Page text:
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Soccer Wed Jun 09 2010

World Cup 2010 Preview: Group C

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Vuvuzelas at the ready America, it's soccer time. Our very own World Cup Group C is the topsoil from which Team USA will sprout its (hopefully) historic cup run. If you've passed ESPN on the telly for more than 20 seconds in the past months, Djimon Hounsou--AKA Amistad--has been telling you all about how 'one game can change everything,' and the US's first game is testament to that. Landon Donovan and Co. will be playing England to start our soccer safari this Saturday at 1:30 CST, and it looks to be an epic match for all involved.

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The last time the USA faced England in the World Cup in 1950, we beat the imperialist bastards 1-0 on a goal from Joe Gaetjens, who later died in Haiti when his family was involved in a coup against the Duvalier regime. The rich history, soccer and otherwise, between our two nations has led to one of the more gripping sagas leading up to the tournament in South Africa. The US and Nike specifically modeled the team's jerseys to pay homage to the 1950 kit, our ambassadors are making wagers and trading witty banter, Woody Harrelson sunk a penalty leading the 'Rest of World' celebrity team over an English opposition in Manchester United's Old Trafford stadium, and Landon Donovan has already tipped Johnny Depp to play him in the movie adaptation of the event.

USA

For all the hype, America actually stand a fair chance of winning the match. We showed our true colors in last summer's Confederation's Cup, beating #1 ranked Spain in the semi-finals, and leading Brazil at half-time in the final match. Under our dour coach Bob Bradley, Team USA has built a solid style of quick, counterattacking soccer, using the pace and athleticism of players like Donovan, Maurice Edu, and Clint Dempsey. If our sometimes-shaky defense finds their form early, the USA could be looking further out than just making the knockout round, and playing for some real glory.

England

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England are members of the elite club of World Cup champions, but their story since the win in '66 has been one of high expectations and low results. They have definite world-class talent in striker Wayne Rooney, Steven Gerrard, and Frank Lampard, and the Three Lions looked strong in qualifying. Recent friendlies have shown a nervy team, though. They only beat Japan by being gifted two own goals, and even though they beat Mexico 3-1, they didn't look good doing it--America does regularly. Italian boss Fabio Capello has question marks in defense with talented captain Rio Ferdinand of Manchester United ruled out of the tournament by injury, and the rest of the back four looking weak at inopportune moments.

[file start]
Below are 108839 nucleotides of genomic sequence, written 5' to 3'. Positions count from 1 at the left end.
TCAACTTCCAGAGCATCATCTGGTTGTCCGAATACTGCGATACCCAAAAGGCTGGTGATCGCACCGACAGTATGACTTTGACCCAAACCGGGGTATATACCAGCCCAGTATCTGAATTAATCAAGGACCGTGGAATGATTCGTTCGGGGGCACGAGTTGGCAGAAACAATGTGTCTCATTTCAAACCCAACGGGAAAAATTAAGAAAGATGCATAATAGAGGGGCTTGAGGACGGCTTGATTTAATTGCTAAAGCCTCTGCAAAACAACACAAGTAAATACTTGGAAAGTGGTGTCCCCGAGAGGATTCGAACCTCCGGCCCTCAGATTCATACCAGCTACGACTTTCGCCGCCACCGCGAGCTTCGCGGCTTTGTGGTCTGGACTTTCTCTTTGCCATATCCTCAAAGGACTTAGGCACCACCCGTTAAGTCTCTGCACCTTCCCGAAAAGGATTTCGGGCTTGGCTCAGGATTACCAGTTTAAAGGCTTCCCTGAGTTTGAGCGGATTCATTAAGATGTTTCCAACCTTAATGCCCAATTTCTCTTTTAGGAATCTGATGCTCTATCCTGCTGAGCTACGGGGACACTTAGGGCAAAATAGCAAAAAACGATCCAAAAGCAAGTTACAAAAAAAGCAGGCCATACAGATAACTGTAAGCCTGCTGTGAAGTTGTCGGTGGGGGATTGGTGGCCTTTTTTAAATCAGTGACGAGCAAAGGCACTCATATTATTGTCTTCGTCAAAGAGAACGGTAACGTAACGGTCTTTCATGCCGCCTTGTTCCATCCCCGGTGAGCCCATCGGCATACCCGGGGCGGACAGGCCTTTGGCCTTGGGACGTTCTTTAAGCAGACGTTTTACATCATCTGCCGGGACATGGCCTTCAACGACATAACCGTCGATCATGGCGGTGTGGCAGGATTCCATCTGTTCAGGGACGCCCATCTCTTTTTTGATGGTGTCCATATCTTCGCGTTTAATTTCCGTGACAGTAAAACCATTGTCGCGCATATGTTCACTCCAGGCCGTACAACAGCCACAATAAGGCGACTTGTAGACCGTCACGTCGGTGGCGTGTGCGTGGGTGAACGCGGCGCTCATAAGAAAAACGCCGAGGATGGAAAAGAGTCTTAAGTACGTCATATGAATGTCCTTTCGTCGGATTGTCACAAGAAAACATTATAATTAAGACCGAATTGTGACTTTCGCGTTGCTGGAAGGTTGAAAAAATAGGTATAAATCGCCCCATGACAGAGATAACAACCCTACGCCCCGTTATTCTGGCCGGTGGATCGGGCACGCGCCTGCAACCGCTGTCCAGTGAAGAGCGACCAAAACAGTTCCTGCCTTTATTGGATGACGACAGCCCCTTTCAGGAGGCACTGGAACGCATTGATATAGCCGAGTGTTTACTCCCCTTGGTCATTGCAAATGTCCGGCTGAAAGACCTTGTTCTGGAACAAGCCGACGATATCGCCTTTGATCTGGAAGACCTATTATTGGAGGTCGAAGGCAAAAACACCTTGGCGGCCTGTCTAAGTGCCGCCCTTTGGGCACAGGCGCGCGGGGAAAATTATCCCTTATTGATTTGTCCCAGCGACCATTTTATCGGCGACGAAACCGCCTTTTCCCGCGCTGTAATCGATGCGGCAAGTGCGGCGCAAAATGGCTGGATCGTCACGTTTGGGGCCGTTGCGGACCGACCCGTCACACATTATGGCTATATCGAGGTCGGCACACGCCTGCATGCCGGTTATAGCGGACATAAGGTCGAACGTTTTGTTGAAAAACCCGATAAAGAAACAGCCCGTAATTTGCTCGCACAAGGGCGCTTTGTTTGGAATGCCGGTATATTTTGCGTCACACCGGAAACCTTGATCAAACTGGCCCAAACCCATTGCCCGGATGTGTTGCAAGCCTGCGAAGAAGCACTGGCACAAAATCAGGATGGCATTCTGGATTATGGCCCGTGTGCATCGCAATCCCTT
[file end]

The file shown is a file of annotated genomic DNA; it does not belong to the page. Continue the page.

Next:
Capello has relented to the attendance of the WAGS (wives and girlfriends) to foster family spirit in the team (read: Sexy Time) and better morale. On the pitch, Fabio has built a solid system upon balance, but is capable of fearsome attacking pressure. Experts have England pegged for success this time around. and the depth of talent on the Three Lions' roster makes a cup challenge more than plausible. For England, much depends on how their stars take the pitch. Wayne Rooney has the ability to change a game, with talent comparable to Lionel Messi and Cristiano Ronaldo; if he shows his eye for goal, and players like Joe Cole, Lampard, and Gerrard play to their capabilities, expect a deep run by England.

Algeria - Slovenia

The remaining two in the group, Algeria and Slovenia, have been given long odds to find much success. Slovenia is a credible threat, having beaten a strong Russia in a playoff to qualify. Though they field a strong defense, and have the bonus of Charlie Brown inspired jerseys, the Slovenians lack the attacking edge to find goals, which will likely sink them. Algeria made a shock qualifying, ending a twenty-year drought from the World Cup. They beat group favorites Egypt, booking passage to South Africa, and have even taken a game off the Didier Drogba led Ivory Coast. The surprise of their qualifying was warranted though, they play a predominantly ground game that stalls against talented defenses.

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Regrettably for Algeria and Slovenia, Group C is all about the Revolutionary War, part deux. All sorts of things are on the line: national pride, the correct spelling of the word colo(u)r, the perception of American soccer, that 50 dollars of mine--pick a reason and get set for what promises to be an enjoyable month of the beautiful game.

 
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Old Dude / June 10, 2010 2:55 PM

A lot of information to digest in this post. Wish I knew who everyone was you're talking about. Fun to read though.

Was that my 50 bucks or yours?

Calle Soccer / December 27, 2010 1:04 PM

Rooney's performance in this last world cup was very disappointing.

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